As part of a competitive pitch, OYO was invited to design a large residential block for Wibier St Amandsberg (the assisted living complex for elderly people). We won the competition not by designing a building, but by designing ways to combat loneliness.
This was done for two reasons:
1. It would break the housing into two micro communities of 15 blocks, scientifically proven to be an optimal number for social interaction.
2. It would enable us to create an outdoor space between the two blocks which could provide a central meeting place for residents. To ensure these structures also fitted neatly into the existing complex each of the blocks were designed with a “kink” in them to maximise the available space.
Walking & talking
We also created a through way for the complex that encourages residents crossing the grounds to do so via the café and green spaces, naturally increasing social encounters between people.
"The apartments are divided in two programmatic stripes. One contains the living spaces and one holds the night areas. This rhythm defines the general outlook of the building and breaks the scale of the project."
Public to private
The apartments themselves are designed to facilitate a natural transition from privacy to social interaction and vice versa. Entering the home you move past the porch and large courtyard facing window and walk to the rear of the living space, where each resident has their bedroom and a south-facing balcony overlooking a tranquil green space.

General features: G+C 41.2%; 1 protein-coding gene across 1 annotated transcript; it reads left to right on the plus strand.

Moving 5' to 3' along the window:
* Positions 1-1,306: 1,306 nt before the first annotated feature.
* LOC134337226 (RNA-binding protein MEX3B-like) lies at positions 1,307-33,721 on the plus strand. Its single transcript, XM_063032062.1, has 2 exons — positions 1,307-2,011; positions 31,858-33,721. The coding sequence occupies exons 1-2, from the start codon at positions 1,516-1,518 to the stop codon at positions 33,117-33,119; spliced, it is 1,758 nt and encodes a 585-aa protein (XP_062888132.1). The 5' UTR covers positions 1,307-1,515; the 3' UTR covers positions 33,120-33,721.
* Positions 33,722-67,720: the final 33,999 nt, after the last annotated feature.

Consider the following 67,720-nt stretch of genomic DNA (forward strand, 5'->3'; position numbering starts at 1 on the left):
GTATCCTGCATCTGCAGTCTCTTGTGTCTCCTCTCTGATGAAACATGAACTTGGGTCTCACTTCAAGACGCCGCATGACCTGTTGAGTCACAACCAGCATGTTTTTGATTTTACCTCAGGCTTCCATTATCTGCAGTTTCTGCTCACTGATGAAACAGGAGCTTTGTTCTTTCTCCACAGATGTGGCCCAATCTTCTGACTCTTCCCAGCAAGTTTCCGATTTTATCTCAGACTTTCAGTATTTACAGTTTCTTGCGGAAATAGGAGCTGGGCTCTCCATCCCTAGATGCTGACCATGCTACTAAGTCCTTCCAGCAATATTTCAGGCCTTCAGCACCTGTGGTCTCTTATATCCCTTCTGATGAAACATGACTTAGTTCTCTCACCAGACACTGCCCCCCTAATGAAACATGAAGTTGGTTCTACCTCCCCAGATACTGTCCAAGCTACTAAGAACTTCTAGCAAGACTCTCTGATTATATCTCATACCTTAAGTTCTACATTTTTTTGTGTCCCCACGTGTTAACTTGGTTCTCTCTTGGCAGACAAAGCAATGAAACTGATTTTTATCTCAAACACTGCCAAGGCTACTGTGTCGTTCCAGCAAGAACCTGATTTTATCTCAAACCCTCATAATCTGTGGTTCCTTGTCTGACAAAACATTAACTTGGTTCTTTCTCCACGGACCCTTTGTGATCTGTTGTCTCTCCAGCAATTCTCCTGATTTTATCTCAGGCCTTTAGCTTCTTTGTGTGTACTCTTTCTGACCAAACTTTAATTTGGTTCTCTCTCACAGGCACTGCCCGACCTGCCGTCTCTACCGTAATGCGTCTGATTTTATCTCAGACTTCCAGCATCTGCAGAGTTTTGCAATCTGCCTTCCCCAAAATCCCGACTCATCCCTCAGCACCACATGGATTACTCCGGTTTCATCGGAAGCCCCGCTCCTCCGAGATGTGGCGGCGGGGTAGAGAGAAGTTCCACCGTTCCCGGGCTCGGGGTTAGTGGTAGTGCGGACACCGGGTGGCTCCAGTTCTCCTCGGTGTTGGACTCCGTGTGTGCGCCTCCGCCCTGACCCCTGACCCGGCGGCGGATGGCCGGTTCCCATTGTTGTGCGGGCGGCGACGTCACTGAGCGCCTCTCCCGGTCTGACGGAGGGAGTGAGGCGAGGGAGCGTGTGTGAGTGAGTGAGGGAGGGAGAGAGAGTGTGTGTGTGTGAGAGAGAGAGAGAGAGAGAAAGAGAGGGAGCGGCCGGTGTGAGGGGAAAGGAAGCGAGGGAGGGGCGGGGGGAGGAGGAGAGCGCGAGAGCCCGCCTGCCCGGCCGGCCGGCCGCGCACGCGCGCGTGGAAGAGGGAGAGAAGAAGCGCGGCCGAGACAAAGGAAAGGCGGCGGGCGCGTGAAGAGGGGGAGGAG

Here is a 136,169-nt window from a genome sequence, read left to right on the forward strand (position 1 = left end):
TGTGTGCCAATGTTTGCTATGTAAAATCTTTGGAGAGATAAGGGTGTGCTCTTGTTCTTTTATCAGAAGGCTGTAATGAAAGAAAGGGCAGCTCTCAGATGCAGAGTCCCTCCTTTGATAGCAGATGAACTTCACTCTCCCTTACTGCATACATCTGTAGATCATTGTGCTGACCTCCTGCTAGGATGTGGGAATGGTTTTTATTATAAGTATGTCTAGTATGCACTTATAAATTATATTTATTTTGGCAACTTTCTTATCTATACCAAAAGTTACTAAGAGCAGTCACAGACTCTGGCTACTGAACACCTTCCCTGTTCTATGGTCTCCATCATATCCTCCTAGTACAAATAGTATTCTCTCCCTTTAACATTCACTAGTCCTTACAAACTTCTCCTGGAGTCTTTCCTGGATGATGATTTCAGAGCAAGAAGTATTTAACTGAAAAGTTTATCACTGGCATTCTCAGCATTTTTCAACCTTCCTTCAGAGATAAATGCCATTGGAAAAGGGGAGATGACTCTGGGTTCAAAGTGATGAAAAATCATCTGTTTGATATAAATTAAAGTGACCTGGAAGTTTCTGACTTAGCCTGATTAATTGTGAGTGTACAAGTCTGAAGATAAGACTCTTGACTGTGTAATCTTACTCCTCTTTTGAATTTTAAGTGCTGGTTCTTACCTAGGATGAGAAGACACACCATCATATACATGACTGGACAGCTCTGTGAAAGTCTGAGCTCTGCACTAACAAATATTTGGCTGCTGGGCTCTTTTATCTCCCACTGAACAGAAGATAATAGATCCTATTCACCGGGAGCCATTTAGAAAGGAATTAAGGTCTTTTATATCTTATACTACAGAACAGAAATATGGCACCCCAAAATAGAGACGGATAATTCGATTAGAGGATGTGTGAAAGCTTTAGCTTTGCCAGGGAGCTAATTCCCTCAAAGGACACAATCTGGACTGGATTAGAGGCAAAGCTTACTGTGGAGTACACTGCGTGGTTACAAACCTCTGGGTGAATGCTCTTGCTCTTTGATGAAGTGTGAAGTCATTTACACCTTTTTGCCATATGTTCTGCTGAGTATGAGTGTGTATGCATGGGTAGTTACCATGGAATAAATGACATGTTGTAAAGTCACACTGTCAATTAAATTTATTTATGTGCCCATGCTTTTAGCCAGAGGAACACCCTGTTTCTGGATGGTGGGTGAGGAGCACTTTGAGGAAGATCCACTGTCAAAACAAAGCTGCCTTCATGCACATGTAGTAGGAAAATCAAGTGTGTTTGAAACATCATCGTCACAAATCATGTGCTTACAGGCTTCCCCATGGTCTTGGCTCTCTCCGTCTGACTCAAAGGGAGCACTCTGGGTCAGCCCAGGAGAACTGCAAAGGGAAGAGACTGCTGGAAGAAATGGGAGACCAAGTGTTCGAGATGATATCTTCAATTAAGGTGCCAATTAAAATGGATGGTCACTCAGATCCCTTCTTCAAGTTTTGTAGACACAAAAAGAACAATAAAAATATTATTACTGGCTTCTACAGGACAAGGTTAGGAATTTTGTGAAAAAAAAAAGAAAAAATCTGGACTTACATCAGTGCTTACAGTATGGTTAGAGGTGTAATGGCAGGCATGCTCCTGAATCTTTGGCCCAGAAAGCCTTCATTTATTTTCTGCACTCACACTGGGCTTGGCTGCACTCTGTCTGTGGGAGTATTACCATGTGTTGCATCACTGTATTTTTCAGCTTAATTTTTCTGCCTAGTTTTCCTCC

Corridors to create conversation between neighbours
Thinking about how to stimulate conversation between neighbours within the new residences, our key piece of inspiration came from the porches of the United States. We reimagined corridors as spaces for interaction and conversation, bending the façade in front of each flat for residents to sit outside their home and speak to their neighbours and/or watch the world.
Design 1, Loneliness 0
This project illustrates our focus on spatial purpose. By refusing to start this project by defaulting to obvious aspects of accessibility and making things “elderly friendly”, we opened up conversations about what would improve the quality of life of every resident. What more could this space do for people? In the end these homes aren’t just places for people to live. They’re opportunities for more people to enjoy life, together.
Pictures: Tim Van de Velde Photography